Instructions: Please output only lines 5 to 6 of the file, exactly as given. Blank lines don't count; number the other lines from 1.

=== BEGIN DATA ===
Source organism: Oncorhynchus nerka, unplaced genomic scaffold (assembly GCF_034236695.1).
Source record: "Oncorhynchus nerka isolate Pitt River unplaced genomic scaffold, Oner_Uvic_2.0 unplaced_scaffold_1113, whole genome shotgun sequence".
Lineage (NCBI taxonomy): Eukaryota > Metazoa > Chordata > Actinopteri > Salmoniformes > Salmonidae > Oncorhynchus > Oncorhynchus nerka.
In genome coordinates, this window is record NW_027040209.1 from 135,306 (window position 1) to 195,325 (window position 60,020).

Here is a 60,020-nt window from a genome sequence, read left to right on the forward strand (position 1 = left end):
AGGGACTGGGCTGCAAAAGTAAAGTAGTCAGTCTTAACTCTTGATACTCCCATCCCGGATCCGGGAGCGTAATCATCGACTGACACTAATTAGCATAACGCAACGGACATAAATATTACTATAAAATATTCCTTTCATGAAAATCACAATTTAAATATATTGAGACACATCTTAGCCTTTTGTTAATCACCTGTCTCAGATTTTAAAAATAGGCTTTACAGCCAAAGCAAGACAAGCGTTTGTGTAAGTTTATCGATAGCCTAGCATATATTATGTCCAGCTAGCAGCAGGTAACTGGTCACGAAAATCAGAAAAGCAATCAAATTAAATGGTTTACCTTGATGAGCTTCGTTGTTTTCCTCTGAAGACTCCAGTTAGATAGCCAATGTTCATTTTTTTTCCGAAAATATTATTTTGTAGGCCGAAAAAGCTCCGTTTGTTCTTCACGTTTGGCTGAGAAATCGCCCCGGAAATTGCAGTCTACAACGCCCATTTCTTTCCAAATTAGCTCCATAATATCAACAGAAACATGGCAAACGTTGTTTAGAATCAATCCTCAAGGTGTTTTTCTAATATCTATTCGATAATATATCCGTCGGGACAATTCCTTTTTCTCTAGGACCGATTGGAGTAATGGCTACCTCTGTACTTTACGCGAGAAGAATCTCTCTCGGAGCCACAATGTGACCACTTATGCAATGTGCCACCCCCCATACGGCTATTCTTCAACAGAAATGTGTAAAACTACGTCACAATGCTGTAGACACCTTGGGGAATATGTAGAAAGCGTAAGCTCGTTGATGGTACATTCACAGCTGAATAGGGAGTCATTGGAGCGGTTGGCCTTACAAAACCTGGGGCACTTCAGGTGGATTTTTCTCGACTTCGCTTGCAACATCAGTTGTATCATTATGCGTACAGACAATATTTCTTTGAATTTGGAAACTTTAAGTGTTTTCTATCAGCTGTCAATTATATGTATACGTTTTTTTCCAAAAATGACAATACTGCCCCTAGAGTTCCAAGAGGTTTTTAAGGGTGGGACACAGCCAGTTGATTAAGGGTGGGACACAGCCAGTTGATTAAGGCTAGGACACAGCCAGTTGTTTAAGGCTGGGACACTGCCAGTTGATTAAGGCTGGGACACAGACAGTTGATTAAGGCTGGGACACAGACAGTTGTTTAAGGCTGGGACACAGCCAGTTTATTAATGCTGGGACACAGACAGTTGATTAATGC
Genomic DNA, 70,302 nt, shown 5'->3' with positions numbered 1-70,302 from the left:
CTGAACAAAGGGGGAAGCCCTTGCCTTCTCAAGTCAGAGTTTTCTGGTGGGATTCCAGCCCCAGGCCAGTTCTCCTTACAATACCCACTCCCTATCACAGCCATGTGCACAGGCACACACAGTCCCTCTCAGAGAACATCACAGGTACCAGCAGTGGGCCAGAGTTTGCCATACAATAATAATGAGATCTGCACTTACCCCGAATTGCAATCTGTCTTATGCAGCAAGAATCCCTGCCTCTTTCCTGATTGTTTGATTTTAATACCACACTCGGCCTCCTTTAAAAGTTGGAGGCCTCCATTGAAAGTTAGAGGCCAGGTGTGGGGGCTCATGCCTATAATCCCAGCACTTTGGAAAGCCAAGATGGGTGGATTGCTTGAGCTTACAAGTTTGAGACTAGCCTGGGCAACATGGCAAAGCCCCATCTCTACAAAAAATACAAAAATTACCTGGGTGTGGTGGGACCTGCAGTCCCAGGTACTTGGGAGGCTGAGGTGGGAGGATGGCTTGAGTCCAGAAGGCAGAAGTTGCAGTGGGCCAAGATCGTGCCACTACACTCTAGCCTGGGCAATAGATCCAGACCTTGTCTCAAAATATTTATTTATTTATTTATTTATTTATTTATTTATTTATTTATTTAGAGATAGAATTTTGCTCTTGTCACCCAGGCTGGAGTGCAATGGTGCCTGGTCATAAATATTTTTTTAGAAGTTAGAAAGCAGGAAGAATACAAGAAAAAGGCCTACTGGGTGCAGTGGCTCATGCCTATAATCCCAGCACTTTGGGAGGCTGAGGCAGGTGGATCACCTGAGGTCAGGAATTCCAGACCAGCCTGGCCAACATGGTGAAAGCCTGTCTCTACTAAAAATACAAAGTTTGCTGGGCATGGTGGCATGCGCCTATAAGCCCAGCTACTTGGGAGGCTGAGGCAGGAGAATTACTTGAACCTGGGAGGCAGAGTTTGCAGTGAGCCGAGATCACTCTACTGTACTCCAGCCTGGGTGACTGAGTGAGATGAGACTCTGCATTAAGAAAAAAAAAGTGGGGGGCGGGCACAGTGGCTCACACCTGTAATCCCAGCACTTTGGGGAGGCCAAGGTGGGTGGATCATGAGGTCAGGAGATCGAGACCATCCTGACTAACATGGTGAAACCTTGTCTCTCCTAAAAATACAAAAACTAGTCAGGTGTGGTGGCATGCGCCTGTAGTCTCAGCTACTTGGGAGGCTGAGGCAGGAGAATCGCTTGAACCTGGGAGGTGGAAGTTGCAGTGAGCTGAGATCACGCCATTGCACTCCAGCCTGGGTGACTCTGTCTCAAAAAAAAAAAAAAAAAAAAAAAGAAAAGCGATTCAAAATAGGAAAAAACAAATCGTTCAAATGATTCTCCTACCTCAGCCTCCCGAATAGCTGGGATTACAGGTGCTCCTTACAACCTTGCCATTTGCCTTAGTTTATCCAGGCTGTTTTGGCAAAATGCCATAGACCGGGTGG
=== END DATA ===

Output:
Here is a 60,020-nt window from a genome sequence, read left to right on the forward strand (position 1 = left end):
AGGGACTGGGCTGCAAAAGTAAAGTAGTCAGTCTTAACTCTTGATACTCCCATCCCGGATCCGGGAGCGTAATCATCGACTGACACTAATTAGCATAACGCAACGGACATAAATATTACTATAAAATATTCCTTTCATGAAAATCACAATTTAAATATATTGAGACACATCTTAGCCTTTTGTTAATCACCTGTCTCAGATTTTAAAAATAGGCTTTACAGCCAAAGCAAGACAAGCGTTTGTGTAAGTTTATCGATAGCCTAGCATATATTATGTCCAGCTAGCAGCAGGTAACTGGTCACGAAAATCAGAAAAGCAATCAAATTAAATGGTTTACCTTGATGAGCTTCGTTGTTTTCCTCTGAAGACTCCAGTTAGATAGCCAATGTTCATTTTTTTTCCGAAAATATTATTTTGTAGGCCGAAAAAGCTCCGTTTGTTCTTCACGTTTGGCTGAGAAATCGCCCCGGAAATTGCAGTCTACAACGCCCATTTCTTTCCAAATTAGCTCCATAATATCAACAGAAACATGGCAAACGTTGTTTAGAATCAATCCTCAAGGTGTTTTTCTAATATCTATTCGATAATATATCCGTCGGGACAATTCCTTTTTCTCTAGGACCGATTGGAGTAATGGCTACCTCTGTACTTTACGCGAGAAGAATCTCTCTCGGAGCCACAATGTGACCACTTATGCAATGTGCCACCCCCCATACGGCTATTCTTCAACAGAAATGTGTAAAACTACGTCACAATGCTGTAGACACCTTGGGGAATATGTAGAAAGCGTAAGCTCGTTGATGGTACATTCACAGCTGAATAGGGAGTCATTGGAGCGGTTGGCCTTACAAAACCTGGGGCACTTCAGGTGGATTTTTCTCGACTTCGCTTGCAACATCAGTTGTATCATTATGCGTACAGACAATATTTCTTTGAATTTGGAAACTTTAAGTGTTTTCTATCAGCTGTCAATTATATGTATACGTTTTTTTCCAAAAATGACAATACTGCCCCTAGAGTTCCAAGAGGTTTTTAAGGGTGGGACACAGCCAGTTGATTAAGGGTGGGACACAGCCAGTTGATTAAGGCTAGGACACAGCCAGTTGTTTAAGGCTGGGACACTGCCAGTTGATTAAGGCTGGGACACAGACAGTTGATTAAGGCTGGGACACAGACAGTTGTTTAAGGCTGGGACACAGCCAGTTTATTAATGCTGGGACACAGACAGTTGATTAATGC